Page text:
Histories of Human-Animal Relations in Urban Canada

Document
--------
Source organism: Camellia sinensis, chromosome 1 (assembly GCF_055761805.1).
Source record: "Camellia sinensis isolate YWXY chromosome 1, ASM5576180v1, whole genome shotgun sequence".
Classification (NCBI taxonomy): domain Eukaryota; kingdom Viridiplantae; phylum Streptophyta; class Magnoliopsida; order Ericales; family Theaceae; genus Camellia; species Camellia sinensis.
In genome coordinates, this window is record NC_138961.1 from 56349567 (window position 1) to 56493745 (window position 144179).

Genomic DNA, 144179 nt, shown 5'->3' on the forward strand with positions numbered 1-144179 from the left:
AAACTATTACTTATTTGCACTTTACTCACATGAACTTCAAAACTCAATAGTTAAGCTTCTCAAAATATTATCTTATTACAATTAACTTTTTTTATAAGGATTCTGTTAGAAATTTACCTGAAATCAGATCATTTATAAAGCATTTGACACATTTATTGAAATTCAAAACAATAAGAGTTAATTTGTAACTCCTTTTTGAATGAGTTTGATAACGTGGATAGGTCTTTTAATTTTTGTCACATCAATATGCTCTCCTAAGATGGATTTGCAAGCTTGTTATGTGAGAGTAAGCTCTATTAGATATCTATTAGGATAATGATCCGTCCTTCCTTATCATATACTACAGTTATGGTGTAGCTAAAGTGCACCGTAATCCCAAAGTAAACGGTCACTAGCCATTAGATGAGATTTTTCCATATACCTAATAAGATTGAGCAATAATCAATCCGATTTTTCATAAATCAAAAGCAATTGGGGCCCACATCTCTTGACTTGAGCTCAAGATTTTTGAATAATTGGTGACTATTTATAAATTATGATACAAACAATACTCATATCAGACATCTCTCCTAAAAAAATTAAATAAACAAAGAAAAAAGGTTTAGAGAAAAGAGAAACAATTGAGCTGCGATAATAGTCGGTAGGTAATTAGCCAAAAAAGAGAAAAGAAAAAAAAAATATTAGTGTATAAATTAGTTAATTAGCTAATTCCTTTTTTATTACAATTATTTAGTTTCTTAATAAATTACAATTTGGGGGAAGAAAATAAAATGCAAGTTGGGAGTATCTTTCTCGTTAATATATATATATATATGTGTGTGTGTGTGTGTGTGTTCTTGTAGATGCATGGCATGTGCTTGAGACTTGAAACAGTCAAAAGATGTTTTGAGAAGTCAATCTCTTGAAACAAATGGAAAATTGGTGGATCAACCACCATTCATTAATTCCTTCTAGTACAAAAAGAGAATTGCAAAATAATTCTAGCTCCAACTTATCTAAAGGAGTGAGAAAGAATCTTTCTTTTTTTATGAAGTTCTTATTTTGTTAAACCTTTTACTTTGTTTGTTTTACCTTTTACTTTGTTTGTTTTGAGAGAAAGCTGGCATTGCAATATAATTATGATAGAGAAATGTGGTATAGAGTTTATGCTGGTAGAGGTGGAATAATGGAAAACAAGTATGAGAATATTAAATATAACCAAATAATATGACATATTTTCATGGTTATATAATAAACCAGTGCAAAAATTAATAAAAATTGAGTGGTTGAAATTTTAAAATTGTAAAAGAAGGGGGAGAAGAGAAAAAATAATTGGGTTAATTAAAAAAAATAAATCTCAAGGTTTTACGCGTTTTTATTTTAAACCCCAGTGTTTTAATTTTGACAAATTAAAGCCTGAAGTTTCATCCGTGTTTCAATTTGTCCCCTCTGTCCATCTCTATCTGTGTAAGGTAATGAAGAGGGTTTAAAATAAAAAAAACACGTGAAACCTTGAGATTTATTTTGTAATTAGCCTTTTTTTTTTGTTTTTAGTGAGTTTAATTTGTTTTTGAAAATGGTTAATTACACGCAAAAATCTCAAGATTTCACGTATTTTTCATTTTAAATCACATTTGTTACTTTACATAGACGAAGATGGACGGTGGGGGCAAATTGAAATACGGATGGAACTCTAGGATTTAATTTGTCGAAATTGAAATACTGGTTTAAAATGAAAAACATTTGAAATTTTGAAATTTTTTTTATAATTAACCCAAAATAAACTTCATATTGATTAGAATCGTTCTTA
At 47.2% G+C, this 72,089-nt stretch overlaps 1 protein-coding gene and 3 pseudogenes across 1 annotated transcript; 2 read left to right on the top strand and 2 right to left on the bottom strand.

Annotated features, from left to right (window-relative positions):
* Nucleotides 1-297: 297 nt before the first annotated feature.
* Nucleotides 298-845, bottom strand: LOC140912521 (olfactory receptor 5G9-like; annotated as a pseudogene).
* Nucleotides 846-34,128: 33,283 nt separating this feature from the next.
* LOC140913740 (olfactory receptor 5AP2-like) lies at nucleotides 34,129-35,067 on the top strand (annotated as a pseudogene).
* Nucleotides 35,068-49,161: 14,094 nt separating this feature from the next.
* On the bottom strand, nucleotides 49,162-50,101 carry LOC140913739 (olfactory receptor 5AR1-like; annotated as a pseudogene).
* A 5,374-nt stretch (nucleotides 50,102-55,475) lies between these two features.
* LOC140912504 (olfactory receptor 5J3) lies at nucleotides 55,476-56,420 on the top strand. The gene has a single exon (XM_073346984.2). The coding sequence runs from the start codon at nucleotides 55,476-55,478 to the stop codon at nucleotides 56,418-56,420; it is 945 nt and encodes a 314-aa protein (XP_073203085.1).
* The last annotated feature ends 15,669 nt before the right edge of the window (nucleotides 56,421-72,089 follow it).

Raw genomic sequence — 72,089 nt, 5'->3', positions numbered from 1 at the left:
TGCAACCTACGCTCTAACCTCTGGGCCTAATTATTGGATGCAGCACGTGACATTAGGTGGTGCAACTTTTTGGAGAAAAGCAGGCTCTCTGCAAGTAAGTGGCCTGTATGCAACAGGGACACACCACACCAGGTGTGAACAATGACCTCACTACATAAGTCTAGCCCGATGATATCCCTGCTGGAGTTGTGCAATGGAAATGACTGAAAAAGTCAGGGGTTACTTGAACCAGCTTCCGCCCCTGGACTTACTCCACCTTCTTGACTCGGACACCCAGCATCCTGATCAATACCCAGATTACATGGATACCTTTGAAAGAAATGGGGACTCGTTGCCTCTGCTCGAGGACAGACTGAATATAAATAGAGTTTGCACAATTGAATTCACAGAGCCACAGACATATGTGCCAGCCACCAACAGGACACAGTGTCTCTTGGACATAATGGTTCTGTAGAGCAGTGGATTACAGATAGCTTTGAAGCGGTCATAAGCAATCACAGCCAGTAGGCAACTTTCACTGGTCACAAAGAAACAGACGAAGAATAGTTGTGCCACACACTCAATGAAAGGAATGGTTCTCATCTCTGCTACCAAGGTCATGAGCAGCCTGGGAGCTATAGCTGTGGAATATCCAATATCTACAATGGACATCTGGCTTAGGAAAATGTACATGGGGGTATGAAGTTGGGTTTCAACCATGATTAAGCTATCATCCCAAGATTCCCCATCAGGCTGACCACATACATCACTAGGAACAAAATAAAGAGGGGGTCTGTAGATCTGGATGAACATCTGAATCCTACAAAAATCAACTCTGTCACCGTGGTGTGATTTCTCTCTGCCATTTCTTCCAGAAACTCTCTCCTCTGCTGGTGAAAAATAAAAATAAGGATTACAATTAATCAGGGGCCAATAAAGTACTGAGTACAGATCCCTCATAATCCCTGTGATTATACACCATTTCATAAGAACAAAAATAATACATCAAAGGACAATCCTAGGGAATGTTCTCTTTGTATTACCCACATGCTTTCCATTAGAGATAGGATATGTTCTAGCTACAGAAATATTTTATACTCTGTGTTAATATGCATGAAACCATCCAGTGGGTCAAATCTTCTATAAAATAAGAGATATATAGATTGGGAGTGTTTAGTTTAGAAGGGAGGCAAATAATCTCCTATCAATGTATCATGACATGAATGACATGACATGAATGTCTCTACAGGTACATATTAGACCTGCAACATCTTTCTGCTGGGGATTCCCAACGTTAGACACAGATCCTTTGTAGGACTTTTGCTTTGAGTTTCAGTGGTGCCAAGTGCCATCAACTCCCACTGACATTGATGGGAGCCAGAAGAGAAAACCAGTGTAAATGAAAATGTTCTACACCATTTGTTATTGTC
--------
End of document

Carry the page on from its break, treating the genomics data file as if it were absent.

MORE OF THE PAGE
Animal Metropolis brings a Canadian perspective to the growing field of animal history, ranging across species and cities, from the beavers who engineered Stanley Park to the carthorses who shaped the city of Montreal. Some essays consider animals as spectacle: orca captivity in Vancouver, polar bear tourism in Churchill, Manitoba, fish on display in the Dominion Fisheries Museum, and the racialized memory of Jumbo the elephant in St. Thomas, Ontario. Others examine the bodily intimacies of shared urban spaces: the regulation of rabid dogs in Banff, the maternal politics of pure milk in Hamilton and the circulation of tetanus bacilli from horse to human in Toronto. Another considers the marginalization of women in Canada’s animal welfare movement. The authors collectively push forward from a historiography that features nonhuman animals as objects within human-centered inquiries to a historiography that considers the eclectic contacts, exchanges, and cohabitation of human and nonhuman animals.
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